Lightly coat a 9 x 13-inch baking dish with nonstick spray set aside. Bring a large pot of salted water to a boil. Heat a large nonstick skillet over medium-high. Add the sausage and cook until browned and cooked through, breaking up any large pieces with a spoon. Stir in the pasta sauce and spread about 2 cups over the bottom of the prepared baking dish. Set the dish and the remaining sauce aside.

Parcook the manicotti shells in the boiling salted water until pliable but not fully cooked through. Rinse in cold water to stop the cooking and arrange on a plate or tray in a single layer (to prevent them from sticking together).

In a large bowl, combine the cottage cheese, spinach, 1 cup of mozzarella, the Parmesan, and the eggs until well blended. Carefully spoon (or pipe using a large pastry bag) the cottage cheese mixture into the manicotti shells and arrange in a single layer in the prepared baking dish. Pour the remaining tomato sauce over the manicotti. Preheat the oven to 350°F. (Manicotti may be prepared up to this point, covered, and refrigerated overnight. Bring to room temperature before baking.)

Bake the manicotti for 30 minutes or until hot and bubbly. Top with the remaining 1 cup mozzarella and bake for 5 to10 more minutes or until the cheese melts and begins to brown. Let stand for 10 minutes before serving.


4 Plain Cali'flour Flatbreads
1 c ricotta cheese
1 c shredded mozzarella cheese
½ c artichokes, drained and chopped
1 c fresh spinach, (chopped, steamed and water removed)
1 garlic clove minced
1 t Italian seasoning
1 T fresh parsley chopped
1 T fresh basil chopped
Kosher salt
Fresh ground pepper
1 c marinara sauce

Prepare Flatbreads

Preheat oven to 400. Bake Cali’flour Flatbreads for 8-10 minutes on baking sheet or screen lined with parchment paper. Pre-bake will allow flatbreads to be pliable to roll.

Prepare Filling

In a large bowl combine ricotta, ¾ cup of mozzarella, artichoke hearts, spinach, garlic, Italian seasoning, and parsley. Mix well and divide into four.

Prime the base of a small baking dish with half of the marinara sauce set aside.

Assemble Manicotti

On the work surface in front of you, lay one warm flatbread down and add ¼ of the filling on edge of the flatbread. Gently roll the manicotti up and place seam-side-down in the baking dish. Repeat this process to fill all four. Cover with remaining marinara sauce and mozzarella cheese. Reduce heat to 350. Place in oven to warm through and melt cheese (5-10 minutes). Remove from oven and garnish with basil. Serve and enjoy!

For more dinner ideas see:

About Becky

Mother to 3 girls, love to craft and create. I love to be silly and play with my family. I also love pedicures, GNOs, Disneyland, and chocolate. Wanna know more about the Chicks? Click here. :)

Manicotti Is the Greatest Recipe of All Time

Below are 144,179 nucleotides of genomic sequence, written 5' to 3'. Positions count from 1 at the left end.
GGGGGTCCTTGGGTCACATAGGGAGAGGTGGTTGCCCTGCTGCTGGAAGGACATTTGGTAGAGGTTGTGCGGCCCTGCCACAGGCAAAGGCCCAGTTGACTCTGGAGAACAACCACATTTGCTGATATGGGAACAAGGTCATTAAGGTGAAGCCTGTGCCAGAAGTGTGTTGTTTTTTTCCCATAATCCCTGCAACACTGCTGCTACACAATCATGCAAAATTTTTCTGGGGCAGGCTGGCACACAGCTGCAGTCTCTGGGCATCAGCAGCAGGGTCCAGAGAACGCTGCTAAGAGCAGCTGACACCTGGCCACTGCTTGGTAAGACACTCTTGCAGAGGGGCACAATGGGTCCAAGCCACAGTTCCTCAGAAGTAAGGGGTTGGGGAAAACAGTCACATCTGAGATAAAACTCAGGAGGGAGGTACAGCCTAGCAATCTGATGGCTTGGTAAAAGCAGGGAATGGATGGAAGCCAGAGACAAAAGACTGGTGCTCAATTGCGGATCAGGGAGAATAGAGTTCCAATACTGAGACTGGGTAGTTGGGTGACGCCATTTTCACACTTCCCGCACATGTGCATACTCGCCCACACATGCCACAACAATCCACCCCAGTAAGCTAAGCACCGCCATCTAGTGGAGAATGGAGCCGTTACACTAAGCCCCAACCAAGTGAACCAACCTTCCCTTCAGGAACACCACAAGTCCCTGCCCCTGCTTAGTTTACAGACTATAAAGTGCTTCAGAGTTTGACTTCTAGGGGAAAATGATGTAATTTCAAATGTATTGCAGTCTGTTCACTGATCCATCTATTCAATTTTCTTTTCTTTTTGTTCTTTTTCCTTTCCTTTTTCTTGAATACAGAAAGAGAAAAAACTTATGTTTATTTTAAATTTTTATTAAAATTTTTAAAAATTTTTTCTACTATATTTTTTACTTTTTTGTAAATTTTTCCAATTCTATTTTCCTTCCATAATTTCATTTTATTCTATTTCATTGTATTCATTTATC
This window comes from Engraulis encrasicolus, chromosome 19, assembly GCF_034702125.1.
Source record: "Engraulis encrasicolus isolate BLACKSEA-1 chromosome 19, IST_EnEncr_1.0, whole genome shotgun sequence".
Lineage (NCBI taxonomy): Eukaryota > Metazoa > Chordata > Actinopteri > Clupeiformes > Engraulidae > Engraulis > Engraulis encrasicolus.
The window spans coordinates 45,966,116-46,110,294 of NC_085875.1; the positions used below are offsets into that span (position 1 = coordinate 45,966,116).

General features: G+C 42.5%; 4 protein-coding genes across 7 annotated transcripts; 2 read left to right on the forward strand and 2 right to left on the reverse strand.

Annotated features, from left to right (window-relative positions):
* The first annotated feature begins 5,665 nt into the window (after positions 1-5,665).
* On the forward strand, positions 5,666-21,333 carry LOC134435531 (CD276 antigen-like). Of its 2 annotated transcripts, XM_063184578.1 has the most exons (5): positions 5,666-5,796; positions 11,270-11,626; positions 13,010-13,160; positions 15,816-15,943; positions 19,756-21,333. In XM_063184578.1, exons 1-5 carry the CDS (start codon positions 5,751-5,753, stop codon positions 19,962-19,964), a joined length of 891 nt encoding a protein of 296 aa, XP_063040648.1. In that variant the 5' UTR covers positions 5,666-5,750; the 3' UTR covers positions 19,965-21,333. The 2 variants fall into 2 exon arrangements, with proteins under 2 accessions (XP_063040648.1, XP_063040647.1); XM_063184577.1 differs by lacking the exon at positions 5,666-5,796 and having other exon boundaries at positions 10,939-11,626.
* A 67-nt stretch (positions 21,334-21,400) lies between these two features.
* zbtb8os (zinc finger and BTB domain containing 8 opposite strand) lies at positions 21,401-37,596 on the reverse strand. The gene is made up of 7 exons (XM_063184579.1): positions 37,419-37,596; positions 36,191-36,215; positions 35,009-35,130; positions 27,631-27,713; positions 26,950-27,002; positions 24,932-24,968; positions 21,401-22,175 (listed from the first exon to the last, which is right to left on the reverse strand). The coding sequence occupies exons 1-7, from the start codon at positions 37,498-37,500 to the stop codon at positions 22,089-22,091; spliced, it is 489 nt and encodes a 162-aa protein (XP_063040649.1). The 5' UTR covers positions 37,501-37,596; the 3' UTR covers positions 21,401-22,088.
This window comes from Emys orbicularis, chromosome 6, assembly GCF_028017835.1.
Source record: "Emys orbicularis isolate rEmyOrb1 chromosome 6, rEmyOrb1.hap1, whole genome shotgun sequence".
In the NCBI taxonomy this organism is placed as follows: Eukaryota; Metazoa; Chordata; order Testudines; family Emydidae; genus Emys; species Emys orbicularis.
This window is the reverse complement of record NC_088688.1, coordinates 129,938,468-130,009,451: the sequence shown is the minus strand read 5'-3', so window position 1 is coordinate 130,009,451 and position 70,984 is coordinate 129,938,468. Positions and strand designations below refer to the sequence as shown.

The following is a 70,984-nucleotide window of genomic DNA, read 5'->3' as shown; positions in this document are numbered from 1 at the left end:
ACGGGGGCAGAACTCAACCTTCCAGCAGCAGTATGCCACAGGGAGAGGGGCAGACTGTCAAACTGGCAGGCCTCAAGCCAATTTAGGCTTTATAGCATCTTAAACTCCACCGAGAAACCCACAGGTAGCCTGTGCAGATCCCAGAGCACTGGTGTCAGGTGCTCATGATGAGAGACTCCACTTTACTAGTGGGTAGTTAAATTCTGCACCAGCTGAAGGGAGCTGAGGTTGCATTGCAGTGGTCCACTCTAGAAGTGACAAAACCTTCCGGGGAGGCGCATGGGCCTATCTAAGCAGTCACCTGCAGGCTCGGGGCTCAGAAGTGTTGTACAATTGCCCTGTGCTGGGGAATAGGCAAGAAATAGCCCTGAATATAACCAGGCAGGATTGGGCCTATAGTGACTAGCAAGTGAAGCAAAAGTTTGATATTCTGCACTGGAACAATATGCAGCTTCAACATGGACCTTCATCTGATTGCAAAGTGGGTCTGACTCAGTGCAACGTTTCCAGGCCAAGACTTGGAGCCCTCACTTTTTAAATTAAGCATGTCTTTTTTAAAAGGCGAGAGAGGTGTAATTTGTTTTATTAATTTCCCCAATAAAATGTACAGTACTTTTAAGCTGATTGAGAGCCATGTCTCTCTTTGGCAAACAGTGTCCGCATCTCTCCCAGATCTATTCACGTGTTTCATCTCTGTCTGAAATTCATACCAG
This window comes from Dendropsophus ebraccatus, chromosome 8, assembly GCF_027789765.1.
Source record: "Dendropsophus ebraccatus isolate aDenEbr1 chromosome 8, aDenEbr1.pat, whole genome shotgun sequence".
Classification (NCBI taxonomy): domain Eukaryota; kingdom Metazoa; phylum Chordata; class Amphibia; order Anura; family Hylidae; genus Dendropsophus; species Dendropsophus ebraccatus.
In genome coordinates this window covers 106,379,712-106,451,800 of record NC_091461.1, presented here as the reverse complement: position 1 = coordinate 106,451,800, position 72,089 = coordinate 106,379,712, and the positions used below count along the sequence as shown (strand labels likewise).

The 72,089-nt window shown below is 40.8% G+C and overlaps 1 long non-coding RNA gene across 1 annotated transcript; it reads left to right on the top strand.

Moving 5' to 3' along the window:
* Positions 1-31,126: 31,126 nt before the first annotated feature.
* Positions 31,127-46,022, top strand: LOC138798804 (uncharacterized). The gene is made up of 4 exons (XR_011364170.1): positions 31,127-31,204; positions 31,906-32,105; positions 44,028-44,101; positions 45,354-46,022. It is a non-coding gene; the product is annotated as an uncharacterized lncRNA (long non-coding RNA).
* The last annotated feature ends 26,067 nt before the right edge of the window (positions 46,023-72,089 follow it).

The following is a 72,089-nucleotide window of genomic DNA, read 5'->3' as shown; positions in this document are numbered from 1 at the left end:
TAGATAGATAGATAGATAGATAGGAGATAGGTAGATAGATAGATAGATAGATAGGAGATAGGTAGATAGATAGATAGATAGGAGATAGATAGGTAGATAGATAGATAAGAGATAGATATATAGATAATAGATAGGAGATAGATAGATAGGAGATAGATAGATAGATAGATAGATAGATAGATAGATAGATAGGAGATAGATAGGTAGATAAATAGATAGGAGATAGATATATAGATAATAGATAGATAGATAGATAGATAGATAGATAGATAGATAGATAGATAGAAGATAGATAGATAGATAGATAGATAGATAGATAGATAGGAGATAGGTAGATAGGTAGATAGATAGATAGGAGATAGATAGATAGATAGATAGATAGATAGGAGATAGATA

You know those recipes we hold near and dear to our hearts because they are really the greatest ever of all time? Well, our Greatest Recipe of All Time series is where we wax poetic about them. Test kitchen manager Brad Leone's manicotti will soon become a classic in your Italian recipe repertoire. Here's why.

My dad makes this manicotti recipe every year for Christmas, and it’s a tradition that I always look forward to. We serve it (sauce on the side) as its own little course before salad, with meatballs and sausage! Yes, before salad.

Not only is the manicotti super delicious, but it gets the whole family in the kitchen, cooking together. And I'm not talking about boiling dried shells that you buy in the supermarket (though you can do that if you really have to). The pasta that we make is a traditional method similar to making crepes, that my father learned from his mother … and so on. It’s a very loose batter that leaves you with a tender and delicate round sheet used to wrap the filling. I have wonderful memories of my dad making these shells when I was a kid in New Jersey. He usually has 3 little nonstick skillets going, and like a one-man assembly line, he flips the crepes out onto the kitchen table that we’ve covered with towels for them to rest on. Back then, I wasn't allowed to touch them. When I was older, he finally showed me how it's done.

Are you ready? Start with 6 whole eggs and beat them with an electric mixer on high speed until they get really light and airy. The color will become light pale and the texture will be almost to the point of holding peaks this takes 6–8 minutes. You really want to beat the eggs well, as this will make for a lighter manicotti shell. Once that is achieved, reduce your mixer speed to low and add 1¼ cups flour and ½ teaspoon salt a scoop at a time. Beat until the flour is mixed in well and not clumpy. With your mixer still on low, slowly pour in 1½ cups water and beat until well incorporated. Let the batter rest for a couple of hours or even overnight, covered, in the fridge.

Heat a small nonstick skillet over medium heat and spray with nonstick spray. I use 2 Tbsp. batter per crepe, so pour that into the pan, then swirl the batter around to get an even, round shape. You have to work fast to shape the crepe, so swirl with confidence! Cooking time should be around 15–20 seconds. You only cook 1 side (never flip), and you’ll know it’s done when you carefully touch the top of the crepe in the pan and it’s not sticky. Keep in mind that making manicotti shells is like making pancakes—the first one or two aren’t the best. All good! It takes practice! Using a spatula, tap your perfected crepe out onto clean towels—whatever you do, do NOT stack them. Keep going until you’re out of batter (you should end up with a few extra, so pick the prettiest ones).